Rice pushes for peace progress; Israel denies hidden agenda
By ANNE GEARAN, AP Diplomatic Writer Sun May 4, 3:10 PM ET
JERUSALEM - Facing mounting Palestinian frustration at the pace of peace talks, the United States leaned on West Bank residents and stifle an already limping economy.on Sunday to lift restrictions that chafe
President Bush leaves office next year.did not directly criticize close U.S. ally Israel, but had unusually direct remarks about the consequences of Israeli housing and roadblocks in the West Bank. Palestinian claims that Israel is deliberately expanding Jewish settlements on land the Palestinians claim for a state have dampened the high hopes for a peace deal before
Asked about settlements, Rice said she "continues to raise with the Israelis the importance of creating an atmosphere that is conducive to negotiations."
"That means doing nothing, certainly, that would suggest that there is any prejudicing of the final terms," of a deal setting up a separate Palestinian state in the West Bank, Rice continued. "The United States will consider nothing that is done to have prejudiced the final status negotiations."
Rice emphasized that a year-end goal for an Israeli-Palestinian peace deal is still achievable, even though both sides question whether the target is realistic.
Both sides face new obstacles unrelated to the substance of peacemaking. Israeli Prime Minister Ehud Olmert has become the subject of a new police investigation, the fifth since he took office two years ago., 73, underwent an unannounced heart test last week, raising new questions about his health and the lack of a clear succession plan within the moderate West bank government he leads.
A gag order has been imposed on the Olmert case. But speaking to his Cabinet on Sunday, Olmert said the case has unleashed a wave of "malicious and wicked" rumors and pledged to push forward with his agenda.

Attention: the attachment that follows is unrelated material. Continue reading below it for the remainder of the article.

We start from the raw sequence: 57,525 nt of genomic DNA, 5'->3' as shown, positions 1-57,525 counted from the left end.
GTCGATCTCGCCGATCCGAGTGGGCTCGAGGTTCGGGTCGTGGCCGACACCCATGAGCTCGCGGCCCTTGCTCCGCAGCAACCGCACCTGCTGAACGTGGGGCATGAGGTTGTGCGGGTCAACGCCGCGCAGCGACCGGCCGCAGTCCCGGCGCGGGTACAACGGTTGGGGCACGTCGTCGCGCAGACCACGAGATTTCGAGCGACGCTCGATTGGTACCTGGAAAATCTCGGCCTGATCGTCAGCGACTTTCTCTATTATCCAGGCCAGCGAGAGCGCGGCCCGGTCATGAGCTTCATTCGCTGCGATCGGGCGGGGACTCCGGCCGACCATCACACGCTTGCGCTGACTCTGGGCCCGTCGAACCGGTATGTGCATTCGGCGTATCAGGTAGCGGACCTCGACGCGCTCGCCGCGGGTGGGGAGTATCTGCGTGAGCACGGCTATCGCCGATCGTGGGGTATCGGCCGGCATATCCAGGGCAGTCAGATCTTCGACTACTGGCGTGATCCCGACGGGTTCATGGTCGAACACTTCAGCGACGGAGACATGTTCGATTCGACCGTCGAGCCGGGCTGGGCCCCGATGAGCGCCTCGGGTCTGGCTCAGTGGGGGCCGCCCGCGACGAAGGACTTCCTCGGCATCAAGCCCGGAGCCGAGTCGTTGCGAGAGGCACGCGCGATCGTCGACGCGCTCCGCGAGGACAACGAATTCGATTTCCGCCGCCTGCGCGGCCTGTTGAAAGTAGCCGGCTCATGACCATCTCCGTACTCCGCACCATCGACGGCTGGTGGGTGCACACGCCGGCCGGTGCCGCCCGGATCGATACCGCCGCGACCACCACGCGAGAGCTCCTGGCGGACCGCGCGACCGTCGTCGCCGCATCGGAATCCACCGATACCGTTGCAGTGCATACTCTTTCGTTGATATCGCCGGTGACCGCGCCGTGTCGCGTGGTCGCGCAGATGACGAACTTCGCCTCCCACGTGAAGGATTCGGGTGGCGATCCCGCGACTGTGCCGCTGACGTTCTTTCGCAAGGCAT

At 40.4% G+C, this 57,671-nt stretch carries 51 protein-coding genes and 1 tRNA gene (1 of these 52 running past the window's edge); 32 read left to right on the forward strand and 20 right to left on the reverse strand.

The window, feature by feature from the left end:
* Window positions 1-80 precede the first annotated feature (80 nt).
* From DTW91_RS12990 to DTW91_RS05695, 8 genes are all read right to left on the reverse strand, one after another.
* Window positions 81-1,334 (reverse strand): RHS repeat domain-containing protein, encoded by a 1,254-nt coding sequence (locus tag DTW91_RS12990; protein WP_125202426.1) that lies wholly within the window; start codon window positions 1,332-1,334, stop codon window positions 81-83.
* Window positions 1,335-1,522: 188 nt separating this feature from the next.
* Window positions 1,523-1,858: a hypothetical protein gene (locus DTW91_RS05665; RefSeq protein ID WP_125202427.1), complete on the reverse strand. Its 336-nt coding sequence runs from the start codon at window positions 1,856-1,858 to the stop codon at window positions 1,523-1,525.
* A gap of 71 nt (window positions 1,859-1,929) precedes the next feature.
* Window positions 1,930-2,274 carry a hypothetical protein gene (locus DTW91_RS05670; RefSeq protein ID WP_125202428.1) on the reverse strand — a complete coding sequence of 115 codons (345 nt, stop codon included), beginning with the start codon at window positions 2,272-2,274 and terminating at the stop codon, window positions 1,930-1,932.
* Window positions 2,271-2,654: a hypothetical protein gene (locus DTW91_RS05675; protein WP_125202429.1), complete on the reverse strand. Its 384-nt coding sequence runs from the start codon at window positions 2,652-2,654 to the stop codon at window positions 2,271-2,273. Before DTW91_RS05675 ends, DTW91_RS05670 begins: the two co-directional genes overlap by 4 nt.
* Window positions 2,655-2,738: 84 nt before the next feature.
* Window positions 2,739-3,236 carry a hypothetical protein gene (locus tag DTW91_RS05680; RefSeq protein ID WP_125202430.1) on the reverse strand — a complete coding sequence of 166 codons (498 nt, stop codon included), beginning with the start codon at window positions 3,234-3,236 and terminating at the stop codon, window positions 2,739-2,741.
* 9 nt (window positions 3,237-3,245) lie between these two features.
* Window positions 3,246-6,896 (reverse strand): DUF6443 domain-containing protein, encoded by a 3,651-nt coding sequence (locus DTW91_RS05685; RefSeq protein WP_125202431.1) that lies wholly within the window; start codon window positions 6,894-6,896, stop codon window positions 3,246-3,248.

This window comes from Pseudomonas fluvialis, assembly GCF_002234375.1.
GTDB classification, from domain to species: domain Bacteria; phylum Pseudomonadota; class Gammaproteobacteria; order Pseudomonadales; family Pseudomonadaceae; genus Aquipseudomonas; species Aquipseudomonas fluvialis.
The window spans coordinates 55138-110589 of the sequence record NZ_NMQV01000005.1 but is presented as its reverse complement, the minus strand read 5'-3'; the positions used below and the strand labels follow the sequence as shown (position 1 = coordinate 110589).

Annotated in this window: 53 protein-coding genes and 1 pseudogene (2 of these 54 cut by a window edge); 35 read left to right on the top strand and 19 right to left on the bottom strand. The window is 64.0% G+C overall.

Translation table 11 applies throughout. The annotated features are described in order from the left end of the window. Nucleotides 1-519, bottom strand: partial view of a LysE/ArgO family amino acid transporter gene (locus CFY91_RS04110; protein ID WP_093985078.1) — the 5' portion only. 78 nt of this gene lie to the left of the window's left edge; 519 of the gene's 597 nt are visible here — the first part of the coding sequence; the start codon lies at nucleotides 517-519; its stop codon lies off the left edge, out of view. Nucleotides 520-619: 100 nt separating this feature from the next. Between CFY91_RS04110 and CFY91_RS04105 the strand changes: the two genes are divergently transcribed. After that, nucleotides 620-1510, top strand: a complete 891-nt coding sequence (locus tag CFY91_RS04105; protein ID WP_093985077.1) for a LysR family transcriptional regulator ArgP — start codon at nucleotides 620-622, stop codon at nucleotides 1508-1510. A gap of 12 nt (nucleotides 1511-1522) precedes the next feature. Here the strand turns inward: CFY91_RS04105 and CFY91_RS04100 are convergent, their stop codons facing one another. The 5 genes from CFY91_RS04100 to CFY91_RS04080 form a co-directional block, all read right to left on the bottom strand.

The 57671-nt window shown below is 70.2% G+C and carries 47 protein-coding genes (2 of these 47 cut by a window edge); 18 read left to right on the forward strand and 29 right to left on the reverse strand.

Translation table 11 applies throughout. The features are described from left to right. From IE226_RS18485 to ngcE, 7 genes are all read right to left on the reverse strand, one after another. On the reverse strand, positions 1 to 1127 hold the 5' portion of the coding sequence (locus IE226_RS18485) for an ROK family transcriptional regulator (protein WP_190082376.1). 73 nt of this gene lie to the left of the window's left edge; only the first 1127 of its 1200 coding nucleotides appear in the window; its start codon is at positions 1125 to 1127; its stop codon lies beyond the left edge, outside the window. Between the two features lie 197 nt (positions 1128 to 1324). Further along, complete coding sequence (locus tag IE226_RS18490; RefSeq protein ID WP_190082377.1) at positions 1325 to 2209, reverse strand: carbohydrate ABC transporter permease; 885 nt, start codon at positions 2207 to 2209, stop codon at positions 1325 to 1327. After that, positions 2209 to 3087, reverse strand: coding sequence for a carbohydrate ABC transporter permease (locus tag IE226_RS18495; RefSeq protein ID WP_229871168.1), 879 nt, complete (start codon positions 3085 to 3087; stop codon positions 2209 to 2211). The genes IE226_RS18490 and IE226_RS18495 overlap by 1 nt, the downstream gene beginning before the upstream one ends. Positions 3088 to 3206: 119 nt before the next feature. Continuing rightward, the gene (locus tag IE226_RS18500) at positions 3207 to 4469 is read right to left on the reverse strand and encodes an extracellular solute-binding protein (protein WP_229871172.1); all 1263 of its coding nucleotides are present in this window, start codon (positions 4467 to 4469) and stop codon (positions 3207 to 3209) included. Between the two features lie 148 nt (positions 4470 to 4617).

He also confirmed reports that he would meet with Abbas on Monday. The two leaders meet regularly to assess progress.
Abbas has sounded increasingly pessimistic. He accusesof undermining talks by continuing to build Jewish settlements on lands the Palestinians claim for a future state, and refusing to remove hundreds of military checkpoints that dot the West Bank.
The Bush administration is serving as a proctor for the first direct high-level peace negotiations between Israel and the Palestinians since talks broke down amid violence more than seven years ago. The closed-door talks have yielded no obvious successes, although all sides say the atmosphere is good.
Rice shuttled between Israel and the West Bank, passing red-roofed Jewish settlements and illegal outposts as she went, to prod progress ahead of Bush's commemorative visit to Israel later in May. He is marking the 60th anniversary of the Jewish state, which has rankled some Palestinians who say the United States is too close to Israel to act as an honest broker. Bush will not venture next door to the Israeli-occupied West Bank, as he did during his first visit to Israel as president in January.
Israel isn't trying to expand Jewish housing to effect a land grab before an eventual military withdrawal, the country's senior diplomat said.
"I can assure you Israel has no hidden agenda," Foreign Ministersaid.
Livni pointed to Israel's 2005 withdrawal from the Gaza Strip as proof that Jewish settlements "are not obstacles" if the government decides it has a larger aim of peace or political settlement with the Palestinians.
Livni is leading settlement talks for Israel. She spoke between meetings with Rice, including a joint session with the Palestinians' lead negotiator.
In the West Bank, Rice said Israeli gestures in the West Bank must have a "real effect" on the lives of people there. "We are trying to look not just at quantity, but also quality of improvements."
Israel maintains hundreds of roadblocks and checkpoints throughout the West Bank, saying they are needed to protect settlements and prevent would-be attackers from crossing into Israel. The Palestinians claim the travel restrictions have stifled their economy and made free movement in an area they claim for their independent state extremely difficult.